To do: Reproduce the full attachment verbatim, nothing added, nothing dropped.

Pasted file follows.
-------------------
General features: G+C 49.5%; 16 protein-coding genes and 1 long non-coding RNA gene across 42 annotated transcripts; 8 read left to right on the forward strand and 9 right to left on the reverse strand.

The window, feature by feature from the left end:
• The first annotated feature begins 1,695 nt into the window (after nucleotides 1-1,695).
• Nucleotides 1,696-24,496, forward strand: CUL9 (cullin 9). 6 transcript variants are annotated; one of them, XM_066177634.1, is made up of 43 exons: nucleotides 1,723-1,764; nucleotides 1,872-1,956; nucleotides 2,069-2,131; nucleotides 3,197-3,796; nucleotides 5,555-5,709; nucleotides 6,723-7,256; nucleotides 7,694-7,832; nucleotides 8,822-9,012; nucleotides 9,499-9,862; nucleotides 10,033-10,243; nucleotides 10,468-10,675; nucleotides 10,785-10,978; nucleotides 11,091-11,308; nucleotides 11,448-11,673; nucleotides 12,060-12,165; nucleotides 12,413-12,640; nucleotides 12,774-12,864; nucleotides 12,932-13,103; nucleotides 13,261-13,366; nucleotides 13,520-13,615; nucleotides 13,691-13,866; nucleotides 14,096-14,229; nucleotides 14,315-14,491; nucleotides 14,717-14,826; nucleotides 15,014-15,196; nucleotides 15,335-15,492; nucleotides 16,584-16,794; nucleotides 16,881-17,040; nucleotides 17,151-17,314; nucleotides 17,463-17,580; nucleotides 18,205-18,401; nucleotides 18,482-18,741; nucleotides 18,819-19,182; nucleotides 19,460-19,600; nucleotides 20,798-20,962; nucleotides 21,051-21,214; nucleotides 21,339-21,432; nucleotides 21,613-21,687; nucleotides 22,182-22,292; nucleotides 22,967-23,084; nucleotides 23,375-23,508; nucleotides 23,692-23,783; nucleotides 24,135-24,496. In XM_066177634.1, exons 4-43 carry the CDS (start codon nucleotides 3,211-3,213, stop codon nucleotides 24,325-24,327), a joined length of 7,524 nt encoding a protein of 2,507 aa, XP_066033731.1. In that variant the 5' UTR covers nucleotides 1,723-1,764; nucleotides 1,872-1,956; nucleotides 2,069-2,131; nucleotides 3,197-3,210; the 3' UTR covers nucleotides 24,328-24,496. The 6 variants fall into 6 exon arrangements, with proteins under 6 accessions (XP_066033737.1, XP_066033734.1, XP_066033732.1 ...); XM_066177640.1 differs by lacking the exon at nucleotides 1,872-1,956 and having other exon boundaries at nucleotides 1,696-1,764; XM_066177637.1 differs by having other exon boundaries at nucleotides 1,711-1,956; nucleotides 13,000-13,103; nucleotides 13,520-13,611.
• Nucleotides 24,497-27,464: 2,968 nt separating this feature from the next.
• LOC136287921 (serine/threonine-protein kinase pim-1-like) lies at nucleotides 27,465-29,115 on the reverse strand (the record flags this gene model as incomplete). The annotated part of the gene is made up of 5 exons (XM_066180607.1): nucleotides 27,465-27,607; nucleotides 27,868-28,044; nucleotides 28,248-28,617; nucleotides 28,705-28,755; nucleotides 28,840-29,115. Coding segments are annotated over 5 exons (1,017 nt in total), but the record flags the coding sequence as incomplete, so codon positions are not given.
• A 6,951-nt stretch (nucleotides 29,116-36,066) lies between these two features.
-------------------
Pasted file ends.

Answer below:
General features: G+C 49.5%; 16 protein-coding genes and 1 long non-coding RNA gene across 42 annotated transcripts; 8 read left to right on the forward strand and 9 right to left on the reverse strand.

The window, feature by feature from the left end:
• The first annotated feature begins 1,695 nt into the window (after nucleotides 1-1,695).
• Nucleotides 1,696-24,496, forward strand: CUL9 (cullin 9). 6 transcript variants are annotated; one of them, XM_066177634.1, is made up of 43 exons: nucleotides 1,723-1,764; nucleotides 1,872-1,956; nucleotides 2,069-2,131; nucleotides 3,197-3,796; nucleotides 5,555-5,709; nucleotides 6,723-7,256; nucleotides 7,694-7,832; nucleotides 8,822-9,012; nucleotides 9,499-9,862; nucleotides 10,033-10,243; nucleotides 10,468-10,675; nucleotides 10,785-10,978; nucleotides 11,091-11,308; nucleotides 11,448-11,673; nucleotides 12,060-12,165; nucleotides 12,413-12,640; nucleotides 12,774-12,864; nucleotides 12,932-13,103; nucleotides 13,261-13,366; nucleotides 13,520-13,615; nucleotides 13,691-13,866; nucleotides 14,096-14,229; nucleotides 14,315-14,491; nucleotides 14,717-14,826; nucleotides 15,014-15,196; nucleotides 15,335-15,492; nucleotides 16,584-16,794; nucleotides 16,881-17,040; nucleotides 17,151-17,314; nucleotides 17,463-17,580; nucleotides 18,205-18,401; nucleotides 18,482-18,741; nucleotides 18,819-19,182; nucleotides 19,460-19,600; nucleotides 20,798-20,962; nucleotides 21,051-21,214; nucleotides 21,339-21,432; nucleotides 21,613-21,687; nucleotides 22,182-22,292; nucleotides 22,967-23,084; nucleotides 23,375-23,508; nucleotides 23,692-23,783; nucleotides 24,135-24,496. In XM_066177634.1, exons 4-43 carry the CDS (start codon nucleotides 3,211-3,213, stop codon nucleotides 24,325-24,327), a joined length of 7,524 nt encoding a protein of 2,507 aa, XP_066033731.1. In that variant the 5' UTR covers nucleotides 1,723-1,764; nucleotides 1,872-1,956; nucleotides 2,069-2,131; nucleotides 3,197-3,210; the 3' UTR covers nucleotides 24,328-24,496. The 6 variants fall into 6 exon arrangements, with proteins under 6 accessions (XP_066033737.1, XP_066033734.1, XP_066033732.1 ...); XM_066177640.1 differs by lacking the exon at nucleotides 1,872-1,956 and having other exon boundaries at nucleotides 1,696-1,764; XM_066177637.1 differs by having other exon boundaries at nucleotides 1,711-1,956; nucleotides 13,000-13,103; nucleotides 13,520-13,611.
• Nucleotides 24,497-27,464: 2,968 nt separating this feature from the next.
• LOC136287921 (serine/threonine-protein kinase pim-1-like) lies at nucleotides 27,465-29,115 on the reverse strand (the record flags this gene model as incomplete). The annotated part of the gene is made up of 5 exons (XM_066180607.1): nucleotides 27,465-27,607; nucleotides 27,868-28,044; nucleotides 28,248-28,617; nucleotides 28,705-28,755; nucleotides 28,840-29,115. Coding segments are annotated over 5 exons (1,017 nt in total), but the record flags the coding sequence as incomplete, so codon positions are not given.
• A 6,951-nt stretch (nucleotides 29,116-36,066) lies between these two features.